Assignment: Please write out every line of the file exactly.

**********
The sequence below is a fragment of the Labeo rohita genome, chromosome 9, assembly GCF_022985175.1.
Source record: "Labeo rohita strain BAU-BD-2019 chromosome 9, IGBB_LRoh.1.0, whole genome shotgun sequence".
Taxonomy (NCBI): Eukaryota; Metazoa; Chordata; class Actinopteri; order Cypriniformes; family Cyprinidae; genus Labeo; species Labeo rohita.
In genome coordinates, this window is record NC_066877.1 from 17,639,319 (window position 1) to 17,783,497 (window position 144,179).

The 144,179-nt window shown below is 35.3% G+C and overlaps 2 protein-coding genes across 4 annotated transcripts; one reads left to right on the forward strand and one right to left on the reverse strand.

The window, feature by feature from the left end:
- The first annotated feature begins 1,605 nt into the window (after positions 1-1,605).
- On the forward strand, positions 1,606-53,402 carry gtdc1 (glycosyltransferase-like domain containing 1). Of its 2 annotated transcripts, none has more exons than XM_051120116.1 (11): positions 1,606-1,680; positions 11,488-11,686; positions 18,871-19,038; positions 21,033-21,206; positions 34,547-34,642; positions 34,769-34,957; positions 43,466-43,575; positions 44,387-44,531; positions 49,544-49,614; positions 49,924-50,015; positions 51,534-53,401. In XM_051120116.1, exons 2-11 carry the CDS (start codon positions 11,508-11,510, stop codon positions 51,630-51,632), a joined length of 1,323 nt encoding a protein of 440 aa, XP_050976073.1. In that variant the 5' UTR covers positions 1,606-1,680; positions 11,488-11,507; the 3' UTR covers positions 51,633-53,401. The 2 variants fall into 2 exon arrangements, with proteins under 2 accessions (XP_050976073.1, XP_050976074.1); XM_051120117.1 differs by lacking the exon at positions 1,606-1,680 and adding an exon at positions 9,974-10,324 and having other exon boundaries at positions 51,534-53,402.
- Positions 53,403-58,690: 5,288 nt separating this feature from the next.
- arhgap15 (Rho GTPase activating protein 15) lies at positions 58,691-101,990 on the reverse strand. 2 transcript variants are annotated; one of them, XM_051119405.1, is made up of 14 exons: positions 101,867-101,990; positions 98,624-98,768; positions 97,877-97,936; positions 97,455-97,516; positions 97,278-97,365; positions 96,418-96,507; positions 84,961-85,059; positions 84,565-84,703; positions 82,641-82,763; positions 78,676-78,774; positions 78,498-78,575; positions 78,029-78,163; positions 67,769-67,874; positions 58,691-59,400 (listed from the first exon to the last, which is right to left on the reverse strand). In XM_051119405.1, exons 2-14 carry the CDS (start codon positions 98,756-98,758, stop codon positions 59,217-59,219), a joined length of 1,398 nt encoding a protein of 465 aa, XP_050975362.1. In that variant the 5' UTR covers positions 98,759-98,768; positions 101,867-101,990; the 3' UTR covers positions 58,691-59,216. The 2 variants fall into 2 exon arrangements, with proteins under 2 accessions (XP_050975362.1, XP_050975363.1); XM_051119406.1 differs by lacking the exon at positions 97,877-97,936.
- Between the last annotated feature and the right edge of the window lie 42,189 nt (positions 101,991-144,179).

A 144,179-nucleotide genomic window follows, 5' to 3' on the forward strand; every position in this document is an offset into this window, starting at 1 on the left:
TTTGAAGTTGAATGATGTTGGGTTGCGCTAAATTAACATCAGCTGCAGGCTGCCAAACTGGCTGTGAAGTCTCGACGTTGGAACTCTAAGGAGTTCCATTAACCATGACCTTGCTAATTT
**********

The sequence below is a fragment of the Labeo rohita genome, chromosome 9, assembly GCF_022985175.1.
Source record: "Labeo rohita strain BAU-BD-2019 chromosome 9, IGBB_LRoh.1.0, whole genome shotgun sequence".
Taxonomy (NCBI): Eukaryota; Metazoa; Chordata; class Actinopteri; order Cypriniformes; family Cyprinidae; genus Labeo; species Labeo rohita.
In genome coordinates, this window is record NC_066877.1 from 17,639,319 (window position 1) to 17,783,497 (window position 144,179).

The 144,179-nt window shown below is 35.3% G+C and overlaps 2 protein-coding genes across 4 annotated transcripts; one reads left to right on the forward strand and one right to left on the reverse strand.

The window, feature by feature from the left end:
- The first annotated feature begins 1,605 nt into the window (after positions 1-1,605).
- On the forward strand, positions 1,606-53,402 carry gtdc1 (glycosyltransferase-like domain containing 1). Of its 2 annotated transcripts, none has more exons than XM_051120116.1 (11): positions 1,606-1,680; positions 11,488-11,686; positions 18,871-19,038; positions 21,033-21,206; positions 34,547-34,642; positions 34,769-34,957; positions 43,466-43,575; positions 44,387-44,531; positions 49,544-49,614; positions 49,924-50,015; positions 51,534-53,401. In XM_051120116.1, exons 2-11 carry the CDS (start codon positions 11,508-11,510, stop codon positions 51,630-51,632), a joined length of 1,323 nt encoding a protein of 440 aa, XP_050976073.1. In that variant the 5' UTR covers positions 1,606-1,680; positions 11,488-11,507; the 3' UTR covers positions 51,633-53,401. The 2 variants fall into 2 exon arrangements, with proteins under 2 accessions (XP_050976073.1, XP_050976074.1); XM_051120117.1 differs by lacking the exon at positions 1,606-1,680 and adding an exon at positions 9,974-10,324 and having other exon boundaries at positions 51,534-53,402.
- Positions 53,403-58,690: 5,288 nt separating this feature from the next.
- arhgap15 (Rho GTPase activating protein 15) lies at positions 58,691-101,990 on the reverse strand. 2 transcript variants are annotated; one of them, XM_051119405.1, is made up of 14 exons: positions 101,867-101,990; positions 98,624-98,768; positions 97,877-97,936; positions 97,455-97,516; positions 97,278-97,365; positions 96,418-96,507; positions 84,961-85,059; positions 84,565-84,703; positions 82,641-82,763; positions 78,676-78,774; positions 78,498-78,575; positions 78,029-78,163; positions 67,769-67,874; positions 58,691-59,400 (listed from the first exon to the last, which is right to left on the reverse strand). In XM_051119405.1, exons 2-14 carry the CDS (start codon positions 98,756-98,758, stop codon positions 59,217-59,219), a joined length of 1,398 nt encoding a protein of 465 aa, XP_050975362.1. In that variant the 5' UTR covers positions 98,759-98,768; positions 101,867-101,990; the 3' UTR covers positions 58,691-59,216. The 2 variants fall into 2 exon arrangements, with proteins under 2 accessions (XP_050975362.1, XP_050975363.1); XM_051119406.1 differs by lacking the exon at positions 97,877-97,936.
- Between the last annotated feature and the right edge of the window lie 42,189 nt (positions 101,991-144,179).

A 144,179-nucleotide genomic window follows, 5' to 3' on the forward strand; every position in this document is an offset into this window, starting at 1 on the left:
TTTGAAGTTGAATGATGTTGGGTTGCGCTAAATTAACATCAGCTGCAGGCTGCCAAACTGGCTGTGAAGTCTCGACGTTGGAACTCTAAGGAGTTCCATTAACCATGACCTTGCTAATTT